News Ticker

Lee Sunday Evans

Dance Nation

May 9, 2018

Ms. Barron’s conception is more of an agenda driven fantastical tract rather than a well-crafted play with a cohesive plot. Her tone is of exaggeration and artifice with mannered dialogue that is intended to be hilarious yet thoughtful. A brief gag about "A Chorus Line" and a reference to the actual Telsey & Company Casting are some of the smug inside humor tossed in. [more]

[Porto]

February 16, 2018

Stop me if you’ve heard this one before: three people walk into a bar where they are known by the drinks they order. Only in Kate Benson’s new play "[Porto]," the unnamed bar is in a gentrified neighborhood in Brooklyn, and is defined as a “boushy bar,” a portmanteau word made up of "bourgeois" and "douchey." We know that because it serves “serious food, serious beer, serious wine, serious spirits.” And what of the story the play tells? Like an episode of "Seinfeld," 'Friends" or "Girls," it will probably please Millennials most, those who are living the life of spending evenings in trendy bars to find companionship. The second play this year following "Miles for Mary" to transfer from Brooklyn’s Bushwick Starr to Manhattan, [Porto] is now at the WP Theater for an Off Broadway run. [more]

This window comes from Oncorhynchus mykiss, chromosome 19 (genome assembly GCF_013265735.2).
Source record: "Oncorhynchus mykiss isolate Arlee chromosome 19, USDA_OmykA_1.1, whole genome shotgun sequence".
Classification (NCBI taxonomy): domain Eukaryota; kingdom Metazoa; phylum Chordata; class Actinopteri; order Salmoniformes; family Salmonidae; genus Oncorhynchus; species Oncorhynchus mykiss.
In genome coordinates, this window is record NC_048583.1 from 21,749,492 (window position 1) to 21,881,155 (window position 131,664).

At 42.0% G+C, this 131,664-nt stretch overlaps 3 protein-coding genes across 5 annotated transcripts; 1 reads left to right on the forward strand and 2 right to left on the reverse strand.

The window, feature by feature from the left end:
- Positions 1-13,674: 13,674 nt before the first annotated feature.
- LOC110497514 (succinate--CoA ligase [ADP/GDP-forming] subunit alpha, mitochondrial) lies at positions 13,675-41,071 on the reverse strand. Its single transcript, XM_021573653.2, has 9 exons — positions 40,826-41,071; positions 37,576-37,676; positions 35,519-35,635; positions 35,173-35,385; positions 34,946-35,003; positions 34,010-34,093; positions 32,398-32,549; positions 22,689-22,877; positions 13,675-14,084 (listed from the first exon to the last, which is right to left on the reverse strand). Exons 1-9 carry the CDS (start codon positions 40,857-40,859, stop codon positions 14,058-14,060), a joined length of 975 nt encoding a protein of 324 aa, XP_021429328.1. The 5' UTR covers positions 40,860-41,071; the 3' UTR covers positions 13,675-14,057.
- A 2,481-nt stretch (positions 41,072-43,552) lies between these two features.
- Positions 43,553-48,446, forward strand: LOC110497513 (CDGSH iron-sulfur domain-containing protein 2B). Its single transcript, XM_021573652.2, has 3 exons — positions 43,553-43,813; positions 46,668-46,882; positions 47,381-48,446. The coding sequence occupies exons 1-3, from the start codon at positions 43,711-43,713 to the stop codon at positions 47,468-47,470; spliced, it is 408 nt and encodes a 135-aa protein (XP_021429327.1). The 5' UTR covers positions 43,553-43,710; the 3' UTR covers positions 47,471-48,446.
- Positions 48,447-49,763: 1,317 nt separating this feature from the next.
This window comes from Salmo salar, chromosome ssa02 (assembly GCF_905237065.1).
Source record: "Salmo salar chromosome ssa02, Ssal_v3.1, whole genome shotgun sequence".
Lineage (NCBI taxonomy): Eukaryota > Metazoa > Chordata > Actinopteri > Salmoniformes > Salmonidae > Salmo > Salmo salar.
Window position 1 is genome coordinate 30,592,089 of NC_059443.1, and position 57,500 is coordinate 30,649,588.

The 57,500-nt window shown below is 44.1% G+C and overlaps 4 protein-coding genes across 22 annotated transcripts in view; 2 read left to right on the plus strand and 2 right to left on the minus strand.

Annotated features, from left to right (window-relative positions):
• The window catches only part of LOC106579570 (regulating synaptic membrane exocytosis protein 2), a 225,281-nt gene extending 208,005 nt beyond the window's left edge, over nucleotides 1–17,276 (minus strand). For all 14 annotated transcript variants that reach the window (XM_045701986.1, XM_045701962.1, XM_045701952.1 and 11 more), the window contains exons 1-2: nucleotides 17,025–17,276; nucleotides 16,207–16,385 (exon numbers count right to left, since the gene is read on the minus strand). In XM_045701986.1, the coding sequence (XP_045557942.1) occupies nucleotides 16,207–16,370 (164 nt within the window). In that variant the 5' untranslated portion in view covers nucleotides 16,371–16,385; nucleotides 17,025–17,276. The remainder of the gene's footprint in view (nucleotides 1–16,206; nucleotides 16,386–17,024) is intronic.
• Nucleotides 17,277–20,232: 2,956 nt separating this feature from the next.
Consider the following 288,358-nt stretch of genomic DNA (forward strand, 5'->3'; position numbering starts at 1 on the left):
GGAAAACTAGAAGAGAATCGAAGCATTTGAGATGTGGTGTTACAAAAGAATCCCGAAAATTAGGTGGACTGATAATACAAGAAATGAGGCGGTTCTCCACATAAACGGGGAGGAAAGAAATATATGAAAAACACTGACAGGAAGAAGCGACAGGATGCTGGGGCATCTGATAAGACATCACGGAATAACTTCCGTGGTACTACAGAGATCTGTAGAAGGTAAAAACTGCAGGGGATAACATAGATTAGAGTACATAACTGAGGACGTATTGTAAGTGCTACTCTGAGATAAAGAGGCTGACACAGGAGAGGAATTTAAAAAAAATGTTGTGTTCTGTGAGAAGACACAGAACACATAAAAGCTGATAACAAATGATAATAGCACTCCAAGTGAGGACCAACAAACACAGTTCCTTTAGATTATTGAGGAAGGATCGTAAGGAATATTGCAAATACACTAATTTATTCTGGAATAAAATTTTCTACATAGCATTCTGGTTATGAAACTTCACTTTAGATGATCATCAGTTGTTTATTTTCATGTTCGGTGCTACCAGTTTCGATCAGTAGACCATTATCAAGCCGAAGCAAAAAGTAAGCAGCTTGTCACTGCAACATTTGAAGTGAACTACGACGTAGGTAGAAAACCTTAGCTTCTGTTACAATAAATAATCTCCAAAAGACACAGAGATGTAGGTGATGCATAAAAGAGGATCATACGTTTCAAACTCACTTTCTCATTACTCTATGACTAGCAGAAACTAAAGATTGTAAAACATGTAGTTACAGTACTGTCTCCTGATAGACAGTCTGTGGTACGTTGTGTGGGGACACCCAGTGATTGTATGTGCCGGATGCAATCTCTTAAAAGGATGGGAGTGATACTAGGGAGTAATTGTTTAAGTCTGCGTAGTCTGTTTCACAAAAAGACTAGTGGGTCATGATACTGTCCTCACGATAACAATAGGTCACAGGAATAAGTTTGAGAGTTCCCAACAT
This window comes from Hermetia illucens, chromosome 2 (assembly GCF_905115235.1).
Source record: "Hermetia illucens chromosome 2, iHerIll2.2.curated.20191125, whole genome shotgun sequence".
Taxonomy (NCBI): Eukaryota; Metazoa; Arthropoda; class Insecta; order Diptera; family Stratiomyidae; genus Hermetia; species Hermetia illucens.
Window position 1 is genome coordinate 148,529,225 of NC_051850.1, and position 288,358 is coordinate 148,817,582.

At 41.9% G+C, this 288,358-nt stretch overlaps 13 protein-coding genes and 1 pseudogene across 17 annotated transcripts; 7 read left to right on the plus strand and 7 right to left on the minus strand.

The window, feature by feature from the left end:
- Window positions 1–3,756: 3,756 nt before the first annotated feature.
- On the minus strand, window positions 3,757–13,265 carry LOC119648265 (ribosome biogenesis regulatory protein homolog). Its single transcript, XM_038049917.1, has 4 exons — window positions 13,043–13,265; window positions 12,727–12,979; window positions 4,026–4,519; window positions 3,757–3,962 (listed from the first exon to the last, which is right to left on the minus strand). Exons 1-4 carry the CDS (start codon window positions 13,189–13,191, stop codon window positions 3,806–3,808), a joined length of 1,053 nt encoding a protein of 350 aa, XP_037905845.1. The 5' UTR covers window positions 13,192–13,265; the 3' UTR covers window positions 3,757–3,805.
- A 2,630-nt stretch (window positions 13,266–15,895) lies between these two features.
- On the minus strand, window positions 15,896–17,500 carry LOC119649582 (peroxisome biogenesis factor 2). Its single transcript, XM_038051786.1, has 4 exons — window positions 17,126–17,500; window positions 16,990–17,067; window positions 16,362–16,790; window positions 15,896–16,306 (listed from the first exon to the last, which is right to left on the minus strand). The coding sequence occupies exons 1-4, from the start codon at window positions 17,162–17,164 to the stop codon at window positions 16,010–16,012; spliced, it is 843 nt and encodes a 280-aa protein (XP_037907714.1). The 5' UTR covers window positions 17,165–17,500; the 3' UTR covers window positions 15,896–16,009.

Don’t You F**king Say a Word

November 19, 2016

Though the premise is an interesting device for dissecting the friendship between two men--for surely many men are curious how they are perceived by their better halves (self included), the play doesn’t aim to say much otherwise. Acting choices, pacing and thematics are all appropriate thanks to Lee Sunday Evans' seamless direction, but it’s the script itself which is the production’s biggest hurdle. Though there are some interesting and engaging ideas presented regarding the mind of the male, the untidy and nondescript ending make no attempt to make any significant statement about any of it, ultimately shrouding the entire production in a veil of murky, middle-ground mediocrity. [more]

Caught

August 31, 2016

The beauty of Chen’s technique lies in engaging the audience in a guessing game that they don’t immediately know they are a part of – presenting them with certain messages that appear to be true, but challenge them to think about it from a different perception. One of the main themes is examining the different viewpoints between the Chinese and American cultures and how perceptions can be skewed. The result is a clever and eye-opening puzzle that teaches important lessons around the human experience in a shocking way by offering extremes. [more]